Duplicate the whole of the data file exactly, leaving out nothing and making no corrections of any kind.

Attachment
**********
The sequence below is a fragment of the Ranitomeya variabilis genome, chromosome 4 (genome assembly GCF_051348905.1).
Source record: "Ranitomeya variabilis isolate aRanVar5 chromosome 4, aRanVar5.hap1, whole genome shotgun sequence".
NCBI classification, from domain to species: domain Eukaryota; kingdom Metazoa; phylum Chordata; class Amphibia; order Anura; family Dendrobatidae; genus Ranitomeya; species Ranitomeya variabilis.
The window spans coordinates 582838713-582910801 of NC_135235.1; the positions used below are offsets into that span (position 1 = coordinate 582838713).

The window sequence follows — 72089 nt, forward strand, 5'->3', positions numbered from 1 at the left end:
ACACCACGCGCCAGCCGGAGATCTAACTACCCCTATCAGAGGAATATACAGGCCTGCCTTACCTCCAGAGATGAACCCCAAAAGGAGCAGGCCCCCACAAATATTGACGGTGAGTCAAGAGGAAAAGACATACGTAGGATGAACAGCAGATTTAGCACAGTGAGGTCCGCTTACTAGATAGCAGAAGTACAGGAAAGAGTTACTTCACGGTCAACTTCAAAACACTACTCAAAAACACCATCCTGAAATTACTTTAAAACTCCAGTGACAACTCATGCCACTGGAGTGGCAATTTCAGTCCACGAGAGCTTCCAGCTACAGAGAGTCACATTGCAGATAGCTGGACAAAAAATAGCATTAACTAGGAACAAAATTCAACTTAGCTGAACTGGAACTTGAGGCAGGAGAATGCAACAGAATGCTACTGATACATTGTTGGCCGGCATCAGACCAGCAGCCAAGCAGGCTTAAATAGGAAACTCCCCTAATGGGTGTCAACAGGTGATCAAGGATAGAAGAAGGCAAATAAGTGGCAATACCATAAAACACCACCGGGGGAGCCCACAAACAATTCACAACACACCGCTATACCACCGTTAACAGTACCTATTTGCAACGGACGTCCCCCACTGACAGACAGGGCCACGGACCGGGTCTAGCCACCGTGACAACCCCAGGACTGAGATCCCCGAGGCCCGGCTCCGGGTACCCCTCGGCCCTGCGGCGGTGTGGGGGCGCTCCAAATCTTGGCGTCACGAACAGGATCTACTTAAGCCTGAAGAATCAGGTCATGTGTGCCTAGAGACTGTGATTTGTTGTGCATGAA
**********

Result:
The sequence below is a fragment of the Ranitomeya variabilis genome, chromosome 4 (genome assembly GCF_051348905.1).
Source record: "Ranitomeya variabilis isolate aRanVar5 chromosome 4, aRanVar5.hap1, whole genome shotgun sequence".
NCBI classification, from domain to species: domain Eukaryota; kingdom Metazoa; phylum Chordata; class Amphibia; order Anura; family Dendrobatidae; genus Ranitomeya; species Ranitomeya variabilis.
The window spans coordinates 582838713-582910801 of NC_135235.1; the positions used below are offsets into that span (position 1 = coordinate 582838713).

The window sequence follows — 72089 nt, forward strand, 5'->3', positions numbered from 1 at the left end:
ACACCACGCGCCAGCCGGAGATCTAACTACCCCTATCAGAGGAATATACAGGCCTGCCTTACCTCCAGAGATGAACCCCAAAAGGAGCAGGCCCCCACAAATATTGACGGTGAGTCAAGAGGAAAAGACATACGTAGGATGAACAGCAGATTTAGCACAGTGAGGTCCGCTTACTAGATAGCAGAAGTACAGGAAAGAGTTACTTCACGGTCAACTTCAAAACACTACTCAAAAACACCATCCTGAAATTACTTTAAAACTCCAGTGACAACTCATGCCACTGGAGTGGCAATTTCAGTCCACGAGAGCTTCCAGCTACAGAGAGTCACATTGCAGATAGCTGGACAAAAAATAGCATTAACTAGGAACAAAATTCAACTTAGCTGAACTGGAACTTGAGGCAGGAGAATGCAACAGAATGCTACTGATACATTGTTGGCCGGCATCAGACCAGCAGCCAAGCAGGCTTAAATAGGAAACTCCCCTAATGGGTGTCAACAGGTGATCAAGGATAGAAGAAGGCAAATAAGTGGCAATACCATAAAACACCACCGGGGGAGCCCACAAACAATTCACAACACACCGCTATACCACCGTTAACAGTACCTATTTGCAACGGACGTCCCCCACTGACAGACAGGGCCACGGACCGGGTCTAGCCACCGTGACAACCCCAGGACTGAGATCCCCGAGGCCCGGCTCCGGGTACCCCTCGGCCCTGCGGCGGTGTGGGGGCGCTCCAAATCTTGGCGTCACGAACAGGATCTACTTAAGCCTGAAGAATCAGGTCATGTGTGCCTAGAGACTGTGATTTGTTGTGCATGAA